Richard Quinn

I AM THE FIRST TO admit that I’m no star when it comes to math. I was so enthralled with calculus in college that I took it twice. To make matters worse, math keeps changing. Just ask a 10-year-old to show you how to multiply.

I am not alone. At the high school from which I graduated in 1961, the current math proficiency rate is 2% The national average is 46%. The lowest ranked state is at 22%. With those numbers, is there any hope for financial literacy?

The lack of basic math skills is not new. Some years ago, before I retired, I was working on budgets with some employees. I was shocked when they couldn’t calculate percentages. If you don’t know that 10 is 10% of 100, how well are you going to do with rates of return, let alone compounding? While shopping, a person—who shall remain nameless—frequently asks me if a $10 coupon on a $25 purchase is better than 30% off the same amount.

Could this state of affairs have anything to do with why so many people mismanage their money, including spending too much and saving too little? I think so—and I think it’s going to get worse. Which brings me to Monopoly.

Monopoly is a strategy game that involves buying, investing, selling and keeping track of money. There’s a banker who oversees transactions. After you purchased all the lots on a block, you can buy houses and then a hotel. The rent charged soars with the number of buildings owned. The game can go on for hours, sometimes days. Making the wrong moves can result in bankruptcy, not unlike in the real world. Along the way, there are subtle lessons to be learned about simple math, the value of money, risk-taking, strategy and negotiating. As fellow HumbleDollar contributor Adam Grossman noted a few weeks ago, Monopoly can be a great way to teach kids about money.

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Unless, that is, you’re playing the newfangled, high-tech version of Monopoly. No math, buying and selling, or money-handling skills are required. They have even done away with the banker, the money, the houses and the hotels. Just roll the dice. No thinking required.

The cards and the titles to properties have bar codes. You simply scan the cards and the scanner does all the math, calculates the rent due, tells you what to do and, presumably, will even tell you if you’re bankrupt. You can’t figure out your financial state on your own, because you can’t see if you’re out of the nonexistent money.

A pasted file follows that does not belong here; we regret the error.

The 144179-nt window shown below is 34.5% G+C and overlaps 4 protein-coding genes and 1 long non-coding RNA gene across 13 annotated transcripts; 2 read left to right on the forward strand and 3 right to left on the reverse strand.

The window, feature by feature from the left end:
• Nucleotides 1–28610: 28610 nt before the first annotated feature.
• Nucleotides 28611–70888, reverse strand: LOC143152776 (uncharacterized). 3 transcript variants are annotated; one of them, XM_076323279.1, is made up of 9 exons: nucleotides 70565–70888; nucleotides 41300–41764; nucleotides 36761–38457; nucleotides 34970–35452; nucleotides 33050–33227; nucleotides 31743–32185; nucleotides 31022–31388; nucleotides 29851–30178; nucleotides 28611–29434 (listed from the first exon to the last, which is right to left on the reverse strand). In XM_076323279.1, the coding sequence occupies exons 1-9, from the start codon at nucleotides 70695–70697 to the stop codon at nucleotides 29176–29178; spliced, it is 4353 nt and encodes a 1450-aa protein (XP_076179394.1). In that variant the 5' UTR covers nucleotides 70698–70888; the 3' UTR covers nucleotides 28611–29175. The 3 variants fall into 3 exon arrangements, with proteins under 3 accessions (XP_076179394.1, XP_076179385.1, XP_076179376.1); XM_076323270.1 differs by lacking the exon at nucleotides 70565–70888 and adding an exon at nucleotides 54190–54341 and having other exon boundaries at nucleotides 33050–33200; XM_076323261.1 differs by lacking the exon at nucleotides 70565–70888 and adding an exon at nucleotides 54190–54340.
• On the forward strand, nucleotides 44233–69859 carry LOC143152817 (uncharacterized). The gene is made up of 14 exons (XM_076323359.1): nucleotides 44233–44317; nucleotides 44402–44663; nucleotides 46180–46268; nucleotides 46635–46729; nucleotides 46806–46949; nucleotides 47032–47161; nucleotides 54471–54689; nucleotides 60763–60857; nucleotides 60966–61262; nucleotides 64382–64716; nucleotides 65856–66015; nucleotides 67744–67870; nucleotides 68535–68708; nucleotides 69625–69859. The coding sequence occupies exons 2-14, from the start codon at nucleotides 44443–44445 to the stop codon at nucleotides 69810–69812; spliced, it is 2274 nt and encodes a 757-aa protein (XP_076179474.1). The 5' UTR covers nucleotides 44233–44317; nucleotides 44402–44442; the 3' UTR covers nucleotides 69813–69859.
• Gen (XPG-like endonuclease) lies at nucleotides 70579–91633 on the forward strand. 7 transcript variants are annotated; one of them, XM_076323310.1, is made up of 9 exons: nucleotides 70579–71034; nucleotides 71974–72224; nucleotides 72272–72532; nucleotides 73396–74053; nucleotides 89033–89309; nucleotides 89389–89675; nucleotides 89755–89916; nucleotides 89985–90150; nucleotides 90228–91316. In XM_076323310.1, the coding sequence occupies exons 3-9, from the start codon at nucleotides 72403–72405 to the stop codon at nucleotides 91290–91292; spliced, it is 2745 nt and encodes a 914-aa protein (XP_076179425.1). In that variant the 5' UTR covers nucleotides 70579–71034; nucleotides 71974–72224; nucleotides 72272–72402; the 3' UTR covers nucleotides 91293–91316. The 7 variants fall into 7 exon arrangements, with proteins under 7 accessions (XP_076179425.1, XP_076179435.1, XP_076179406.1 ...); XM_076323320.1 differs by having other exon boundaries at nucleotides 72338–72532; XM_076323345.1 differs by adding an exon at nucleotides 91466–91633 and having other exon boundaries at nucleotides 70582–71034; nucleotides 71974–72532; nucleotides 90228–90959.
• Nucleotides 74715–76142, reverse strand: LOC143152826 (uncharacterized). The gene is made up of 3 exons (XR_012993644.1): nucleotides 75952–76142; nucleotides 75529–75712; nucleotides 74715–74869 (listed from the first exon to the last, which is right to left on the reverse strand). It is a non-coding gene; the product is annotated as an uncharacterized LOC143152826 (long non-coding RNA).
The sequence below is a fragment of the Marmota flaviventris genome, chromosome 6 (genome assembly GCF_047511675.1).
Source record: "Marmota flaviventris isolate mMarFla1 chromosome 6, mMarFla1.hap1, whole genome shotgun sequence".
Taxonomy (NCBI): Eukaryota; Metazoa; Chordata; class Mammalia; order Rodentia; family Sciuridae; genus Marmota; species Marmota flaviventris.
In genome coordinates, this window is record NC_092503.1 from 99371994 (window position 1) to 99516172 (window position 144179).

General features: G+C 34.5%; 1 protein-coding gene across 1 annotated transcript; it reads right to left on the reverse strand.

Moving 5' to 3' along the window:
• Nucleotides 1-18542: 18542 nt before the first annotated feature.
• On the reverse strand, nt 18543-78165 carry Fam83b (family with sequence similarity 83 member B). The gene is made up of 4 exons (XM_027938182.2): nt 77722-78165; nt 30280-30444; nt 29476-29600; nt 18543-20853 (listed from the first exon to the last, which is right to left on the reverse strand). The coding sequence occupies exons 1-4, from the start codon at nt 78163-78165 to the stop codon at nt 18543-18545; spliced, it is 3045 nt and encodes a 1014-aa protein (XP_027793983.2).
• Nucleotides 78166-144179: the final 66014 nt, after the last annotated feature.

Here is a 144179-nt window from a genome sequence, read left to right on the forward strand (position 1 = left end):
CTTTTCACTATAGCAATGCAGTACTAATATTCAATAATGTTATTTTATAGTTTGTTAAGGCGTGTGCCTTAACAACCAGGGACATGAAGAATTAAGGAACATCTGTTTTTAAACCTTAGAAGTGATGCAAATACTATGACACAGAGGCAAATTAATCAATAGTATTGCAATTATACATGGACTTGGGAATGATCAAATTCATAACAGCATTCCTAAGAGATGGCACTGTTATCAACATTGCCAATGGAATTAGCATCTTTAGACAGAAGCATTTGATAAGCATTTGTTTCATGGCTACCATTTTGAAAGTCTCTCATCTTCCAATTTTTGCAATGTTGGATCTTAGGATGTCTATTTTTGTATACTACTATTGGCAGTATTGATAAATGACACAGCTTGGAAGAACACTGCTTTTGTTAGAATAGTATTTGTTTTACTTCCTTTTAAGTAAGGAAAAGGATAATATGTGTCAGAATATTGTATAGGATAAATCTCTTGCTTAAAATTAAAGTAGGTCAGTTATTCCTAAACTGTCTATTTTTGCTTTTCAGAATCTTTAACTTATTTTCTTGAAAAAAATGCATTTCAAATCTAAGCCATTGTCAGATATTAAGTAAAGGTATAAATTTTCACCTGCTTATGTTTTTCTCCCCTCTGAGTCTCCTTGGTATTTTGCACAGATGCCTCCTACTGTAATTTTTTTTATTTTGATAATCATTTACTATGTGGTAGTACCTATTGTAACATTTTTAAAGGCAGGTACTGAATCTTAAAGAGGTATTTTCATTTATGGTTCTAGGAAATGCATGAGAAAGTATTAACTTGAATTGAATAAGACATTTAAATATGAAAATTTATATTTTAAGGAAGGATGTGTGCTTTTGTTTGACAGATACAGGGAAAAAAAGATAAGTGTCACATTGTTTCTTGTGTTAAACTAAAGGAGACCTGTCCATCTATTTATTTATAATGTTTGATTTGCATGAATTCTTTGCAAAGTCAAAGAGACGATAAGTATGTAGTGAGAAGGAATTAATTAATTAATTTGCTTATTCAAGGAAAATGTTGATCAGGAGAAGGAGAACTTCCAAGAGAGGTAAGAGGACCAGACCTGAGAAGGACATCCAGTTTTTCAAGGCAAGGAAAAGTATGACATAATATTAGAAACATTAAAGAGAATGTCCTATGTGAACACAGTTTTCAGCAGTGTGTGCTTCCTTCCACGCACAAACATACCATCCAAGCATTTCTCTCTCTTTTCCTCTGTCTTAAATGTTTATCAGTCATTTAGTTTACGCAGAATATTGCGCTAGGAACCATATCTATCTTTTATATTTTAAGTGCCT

I recently played this high-tech version with my grandchildren. They think its cool. I think its boring. The only skill required is correctly placing a card on the scanner. It took me a few times to get that right and then only with the assistance of an eight-year-old.

Hey, I’m all for technology, I use my phone to check out groceries as I pick them off the supermarket shelf and I use my Google Nest Hub to find recipes. I even check my heart rate via my phone. Which, incidentally, did not increase while I was playing Monopoly.

Richard Quinn blogs at Before retiring in 2010, Dick was a compensation and benefits executive. His previous articles include Last StopThe Late Show and For Your Benefit. Follow Dick on Twitter @QuinnsComments.

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R Quinn
R Quinn
2 years ago

Yeah, but after they do, they might know what it is. Not me😳

Steve O
Steve O
2 years ago

Physical chemistry , physical chemistry 1 & 2 & labs, Unit operations 1 & 2 & labs, Graduate kinetics Graduate Organic III. Calculus & thermo over and over again. Funny work story what is the slope of a curved line – productivity ? Engineers in room discussion endless. Presenter said lets ask Chemist. I said guys no slope remember that is why we took Calculus II. Yep I got the wtf. Yes the straight line folks are leaving out 99% of the world in their “analysis”.

David Powell
David Powell
2 years ago

Ugh 🙄 Next edition of ‘digital monopoly’ will no doubt use Bitcoin or Ethereum as currency. Or digital tulips. And get Airbnb branding.

A decade ago we had to home school two of our kids in math (using Saxon) after the state badly screwed up the curriculum, driving up remedial college math rates among incoming freshmen here. Their Stanford math test scores rose by 30+ pp in one year. It was painful but worth it.

Peter Blanchette
Peter Blanchette
2 years ago

Whoops, I guess you’ve been paying too little in taxes for fifty years or so. I wonder how that would have affected the author of this column.

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